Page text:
But in 1816, a man of God whose influence can be traced and felt throughout Kentucky, visited Louisville. It was JEREMIAH VARDEMAN. He commenced a series of meetings at the Court-house. The late Hon. Judge Rowan, a distinguished jurist and statesman, was a warm friend of Vardeman, and regarded him as one of the greatest pulpit orators he had ever heard. The influence of Judge Rowan brought a class of persons not in the habit of attending public worship. Col. M'Kay, who was present, says: “His fame as a preacher brought out immense congregations of people for several successive days, to whom he preached with great effect; and from these meetings the city of Louisville is indebted, in a great measure, for its flourishing churches. Immediately after Mr. Vardeman's visit, a large Presbyterian Church arose, then a first Baptist Church, and so on.2 ______________________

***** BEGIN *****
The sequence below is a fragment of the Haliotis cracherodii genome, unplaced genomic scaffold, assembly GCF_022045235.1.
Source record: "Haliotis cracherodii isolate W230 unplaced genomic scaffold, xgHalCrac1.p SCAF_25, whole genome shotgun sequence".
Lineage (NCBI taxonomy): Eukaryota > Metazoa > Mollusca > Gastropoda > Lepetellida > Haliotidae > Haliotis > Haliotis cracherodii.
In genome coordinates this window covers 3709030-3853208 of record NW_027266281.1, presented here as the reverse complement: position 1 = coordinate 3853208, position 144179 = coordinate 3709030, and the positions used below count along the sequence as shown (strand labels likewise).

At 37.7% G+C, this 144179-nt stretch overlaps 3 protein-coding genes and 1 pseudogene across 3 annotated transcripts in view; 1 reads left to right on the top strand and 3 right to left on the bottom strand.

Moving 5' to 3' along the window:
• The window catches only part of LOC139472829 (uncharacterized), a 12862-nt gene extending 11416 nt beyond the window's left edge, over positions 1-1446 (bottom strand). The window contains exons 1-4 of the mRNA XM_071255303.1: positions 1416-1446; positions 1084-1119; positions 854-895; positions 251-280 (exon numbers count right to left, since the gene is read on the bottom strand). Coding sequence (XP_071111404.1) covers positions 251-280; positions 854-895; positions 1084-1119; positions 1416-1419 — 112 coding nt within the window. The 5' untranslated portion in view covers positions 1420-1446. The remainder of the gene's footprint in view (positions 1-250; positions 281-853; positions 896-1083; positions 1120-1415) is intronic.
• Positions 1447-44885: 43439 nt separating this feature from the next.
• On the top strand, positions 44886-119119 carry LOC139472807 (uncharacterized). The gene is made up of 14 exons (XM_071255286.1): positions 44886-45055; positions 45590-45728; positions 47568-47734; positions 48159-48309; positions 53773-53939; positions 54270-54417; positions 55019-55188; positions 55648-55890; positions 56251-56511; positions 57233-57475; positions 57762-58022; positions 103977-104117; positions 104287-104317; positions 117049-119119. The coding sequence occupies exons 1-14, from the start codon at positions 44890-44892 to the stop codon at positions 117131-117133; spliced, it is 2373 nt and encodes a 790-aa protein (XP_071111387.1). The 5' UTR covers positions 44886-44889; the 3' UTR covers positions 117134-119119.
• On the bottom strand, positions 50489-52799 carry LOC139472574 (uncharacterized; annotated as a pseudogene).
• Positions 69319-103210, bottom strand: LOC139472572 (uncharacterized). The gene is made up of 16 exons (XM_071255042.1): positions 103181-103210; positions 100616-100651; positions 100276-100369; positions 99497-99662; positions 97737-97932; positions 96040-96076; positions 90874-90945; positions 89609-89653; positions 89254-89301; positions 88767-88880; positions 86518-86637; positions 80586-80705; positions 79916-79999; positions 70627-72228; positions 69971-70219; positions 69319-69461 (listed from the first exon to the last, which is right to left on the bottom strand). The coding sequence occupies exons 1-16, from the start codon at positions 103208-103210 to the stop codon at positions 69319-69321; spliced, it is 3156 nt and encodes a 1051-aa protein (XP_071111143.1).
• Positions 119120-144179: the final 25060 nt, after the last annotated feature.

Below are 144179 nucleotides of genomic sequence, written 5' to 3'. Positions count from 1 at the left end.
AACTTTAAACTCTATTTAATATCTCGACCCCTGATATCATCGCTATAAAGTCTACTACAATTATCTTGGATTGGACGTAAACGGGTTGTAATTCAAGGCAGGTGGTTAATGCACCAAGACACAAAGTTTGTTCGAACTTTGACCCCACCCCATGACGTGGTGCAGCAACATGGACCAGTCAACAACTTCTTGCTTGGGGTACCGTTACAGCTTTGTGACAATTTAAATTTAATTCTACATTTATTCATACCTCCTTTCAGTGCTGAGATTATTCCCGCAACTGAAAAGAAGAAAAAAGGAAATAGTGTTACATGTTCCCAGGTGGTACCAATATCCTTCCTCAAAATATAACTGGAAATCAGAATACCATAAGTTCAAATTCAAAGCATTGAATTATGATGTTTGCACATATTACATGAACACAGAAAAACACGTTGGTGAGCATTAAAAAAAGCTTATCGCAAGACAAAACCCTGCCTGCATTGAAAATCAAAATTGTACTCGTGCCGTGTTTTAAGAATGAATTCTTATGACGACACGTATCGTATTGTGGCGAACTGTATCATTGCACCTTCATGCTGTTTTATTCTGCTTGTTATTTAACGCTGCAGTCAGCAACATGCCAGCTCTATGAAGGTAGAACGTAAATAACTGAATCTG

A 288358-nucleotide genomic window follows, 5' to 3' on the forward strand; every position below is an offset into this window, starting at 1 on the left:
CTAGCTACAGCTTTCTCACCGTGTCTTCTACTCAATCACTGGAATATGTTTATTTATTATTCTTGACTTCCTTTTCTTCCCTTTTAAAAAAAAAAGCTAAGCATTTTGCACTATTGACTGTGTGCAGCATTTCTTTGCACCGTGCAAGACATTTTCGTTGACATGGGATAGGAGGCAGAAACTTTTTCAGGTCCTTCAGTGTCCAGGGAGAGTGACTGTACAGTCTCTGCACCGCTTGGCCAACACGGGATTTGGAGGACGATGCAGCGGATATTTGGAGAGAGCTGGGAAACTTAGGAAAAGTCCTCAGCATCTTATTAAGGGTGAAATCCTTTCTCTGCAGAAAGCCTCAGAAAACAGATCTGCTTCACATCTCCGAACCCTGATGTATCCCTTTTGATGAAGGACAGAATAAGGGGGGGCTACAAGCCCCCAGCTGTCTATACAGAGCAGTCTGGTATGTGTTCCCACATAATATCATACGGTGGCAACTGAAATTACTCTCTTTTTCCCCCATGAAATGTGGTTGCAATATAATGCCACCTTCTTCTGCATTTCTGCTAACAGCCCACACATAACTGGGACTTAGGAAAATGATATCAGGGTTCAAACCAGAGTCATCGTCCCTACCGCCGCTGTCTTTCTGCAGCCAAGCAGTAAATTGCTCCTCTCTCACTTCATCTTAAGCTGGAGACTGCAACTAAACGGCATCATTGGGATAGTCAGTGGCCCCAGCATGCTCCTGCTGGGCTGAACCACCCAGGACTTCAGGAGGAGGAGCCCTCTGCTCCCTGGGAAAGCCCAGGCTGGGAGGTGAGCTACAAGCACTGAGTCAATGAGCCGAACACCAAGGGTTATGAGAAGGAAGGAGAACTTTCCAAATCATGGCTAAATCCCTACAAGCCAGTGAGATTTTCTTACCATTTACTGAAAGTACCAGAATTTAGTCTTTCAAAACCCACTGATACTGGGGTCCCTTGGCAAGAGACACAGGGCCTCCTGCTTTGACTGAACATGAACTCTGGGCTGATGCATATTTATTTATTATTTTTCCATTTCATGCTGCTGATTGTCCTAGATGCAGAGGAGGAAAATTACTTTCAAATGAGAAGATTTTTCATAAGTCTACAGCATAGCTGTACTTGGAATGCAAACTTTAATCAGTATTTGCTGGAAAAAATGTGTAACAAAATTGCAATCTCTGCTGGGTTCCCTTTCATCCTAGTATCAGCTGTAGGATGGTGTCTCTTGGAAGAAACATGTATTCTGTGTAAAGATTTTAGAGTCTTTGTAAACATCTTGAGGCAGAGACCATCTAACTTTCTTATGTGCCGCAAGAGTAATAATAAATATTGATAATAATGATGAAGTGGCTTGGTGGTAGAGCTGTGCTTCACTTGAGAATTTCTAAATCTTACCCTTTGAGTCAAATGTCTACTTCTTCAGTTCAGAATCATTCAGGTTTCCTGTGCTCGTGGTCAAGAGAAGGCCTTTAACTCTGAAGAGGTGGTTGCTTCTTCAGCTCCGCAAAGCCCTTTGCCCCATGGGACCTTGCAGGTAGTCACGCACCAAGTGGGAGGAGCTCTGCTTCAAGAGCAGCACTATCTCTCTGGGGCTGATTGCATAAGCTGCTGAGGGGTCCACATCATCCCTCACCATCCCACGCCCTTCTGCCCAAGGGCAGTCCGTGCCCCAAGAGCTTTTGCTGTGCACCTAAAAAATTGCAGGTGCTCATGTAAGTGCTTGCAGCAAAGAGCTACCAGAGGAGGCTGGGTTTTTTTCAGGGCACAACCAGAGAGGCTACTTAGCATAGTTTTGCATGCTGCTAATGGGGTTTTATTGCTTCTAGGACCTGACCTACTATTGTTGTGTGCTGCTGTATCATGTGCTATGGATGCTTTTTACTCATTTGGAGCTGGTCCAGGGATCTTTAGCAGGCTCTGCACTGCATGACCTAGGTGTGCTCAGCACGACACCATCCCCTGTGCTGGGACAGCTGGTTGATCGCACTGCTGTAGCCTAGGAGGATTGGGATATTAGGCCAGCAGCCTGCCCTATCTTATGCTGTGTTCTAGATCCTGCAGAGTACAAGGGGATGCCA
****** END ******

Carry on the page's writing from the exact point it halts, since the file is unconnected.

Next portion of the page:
1 Nash, 166.
2 J. M. Peck's "Life of Vardeman," Repository, Volume vi., p. 106.
[From Samuel H. Ford, The Christian Repository, April, 1859, pp. 241-245. The document is from microfilm at Southern Baptist Theological Seminary Library, Louisville, KY. - Transcribed by scanned by Jim Duvall.]
Ford's Kentucky Baptist History